The United States Government Accountability Office (GAO), has issued a report to the Committee on Homeland Security and Governmental Affairs, U.S. Senate relating to enforcement of individuals who overstay their immigration status. The report concludes that additional mechanisms for collecting, assessing, and sharing data could strengthen DHS’s efforts but would have costs.
Here is a summary of the findings:
DHS takes actions to address a small portion of the estimated overstay population due to, among other things, competing priorities; however, these efforts could be enhanced by improved planning and performance management.
Since fiscal year 2006, U.S. Immigration and Customs Enforcement (ICE), the principle DHS component responsible for overstay enforcement, has allocated about 3 percent of its investigative work hours to overstay investigations and its Counterterrorism and Criminal Exploitation Unit (CTCEU), which prioritizes and investigates possible overstays, has arrested approximately 8,100 overstays.
ICE is considering assigning some responsibility for noncriminal overstay enforcement to its Enforcement and Removal Operations (ERO) directorate, which has responsibility for apprehending and removing illegal aliens from the United States. However, ERO does not plan to assume this responsibility until ICE assesses the funding and resources doing so would require. ICE has not established a time frame for completing this assessment. By developing such a time frame and utilizing the assessment findings, as appropriate, ICE could strengthen its planning efforts and be better positioned to hold staff accountable for completing the assessment.
In addition, CTCEU does not have mechanisms to assess program performance in accordance with leading performance management practices. By establishing such mechanisms, CTCEU could better ensure that managers have information to assist in making decisions for strengthening overstay enforcement efforts and assessing performance against CTCEU’s goals.In the absence of a biometric entry and exit system, DHS uses various methods for identifying overstays, primarily biographic data, and sharing of overstay information; however, DHS faces challenges in collecting departure data and does not share information about all categories of suspected overstays among its components. For example, U.S. Customs and Border Protection (CBP), the DHS component charged with inspecting all people who enter the United States, does not provide a standard mechanism for nonimmigrants departing the United States through land ports of entry to remit their arrival and departure forms.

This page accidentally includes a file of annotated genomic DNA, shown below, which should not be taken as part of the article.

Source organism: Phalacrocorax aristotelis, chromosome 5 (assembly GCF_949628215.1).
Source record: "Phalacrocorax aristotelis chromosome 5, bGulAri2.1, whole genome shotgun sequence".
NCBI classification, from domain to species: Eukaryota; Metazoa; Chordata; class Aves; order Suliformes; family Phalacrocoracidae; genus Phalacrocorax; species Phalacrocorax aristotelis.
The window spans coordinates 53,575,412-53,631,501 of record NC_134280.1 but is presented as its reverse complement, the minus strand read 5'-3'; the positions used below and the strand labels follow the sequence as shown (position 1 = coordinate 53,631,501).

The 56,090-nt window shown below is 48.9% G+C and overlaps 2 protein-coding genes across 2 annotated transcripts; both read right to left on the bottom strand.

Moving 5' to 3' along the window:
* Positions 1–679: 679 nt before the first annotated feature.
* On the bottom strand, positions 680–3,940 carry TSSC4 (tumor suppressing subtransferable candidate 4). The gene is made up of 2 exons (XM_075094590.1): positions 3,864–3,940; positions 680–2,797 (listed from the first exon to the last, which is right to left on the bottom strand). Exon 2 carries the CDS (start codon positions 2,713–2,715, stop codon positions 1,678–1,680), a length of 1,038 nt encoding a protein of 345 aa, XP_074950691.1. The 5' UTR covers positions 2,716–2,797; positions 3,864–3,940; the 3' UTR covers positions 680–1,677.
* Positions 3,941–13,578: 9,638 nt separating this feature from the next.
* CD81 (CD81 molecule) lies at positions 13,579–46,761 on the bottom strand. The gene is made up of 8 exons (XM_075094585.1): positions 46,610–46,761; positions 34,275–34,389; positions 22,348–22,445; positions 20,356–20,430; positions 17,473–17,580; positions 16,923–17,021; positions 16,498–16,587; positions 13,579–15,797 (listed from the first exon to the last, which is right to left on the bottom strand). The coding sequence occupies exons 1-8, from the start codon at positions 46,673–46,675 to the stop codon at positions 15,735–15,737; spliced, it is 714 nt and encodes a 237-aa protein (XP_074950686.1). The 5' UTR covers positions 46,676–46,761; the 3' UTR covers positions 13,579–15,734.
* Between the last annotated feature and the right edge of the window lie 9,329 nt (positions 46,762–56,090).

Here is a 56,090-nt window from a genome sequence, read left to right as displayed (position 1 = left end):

These forms contain information, such as arrival and departure dates, used by DHS to identify overstays. CBP officials stated that establishing such a mechanism could help the agency increase its collection of departure data, but could also result in costs related to, for example, physical modifications to land ports of entry. If the benefits outweigh the costs, such a mechanism could help DHS obtain more complete and reliable departure data for identifying overstays. DHS also shares overstay information among its components through various mechanisms.
For example, DHS creates electronic alerts for certain categories of overstays, such as those who overstay by more than 90 days, but does not create alerts for those who overstay by less than 90 days to focus efforts on more egregious overstay violators, as identified by CBP. Expanding the categories of overstays assigned an alert to the extent that benefits outweigh costs could improve the chance that these individuals are identified as overstays during subsequent encounters with federal officials, such as when they apply for readmission to the United States.
Click here to read the full report.
Matthew Kolken is a trial lawyer with experience in all aspects of United States Immigration Law including Immigration Courts throughout the United States, and appellate practice before the Board of Immigration Appeals, the U.S. District Courts, and U.S. Courts of Appeals. He is admitted to practice in the courts of the State of New York , the United States District Court for the Western District of New York, the United States Court of Appeals for the Second Circuit, and is a member of the American Immigration Lawyers Association (AILA).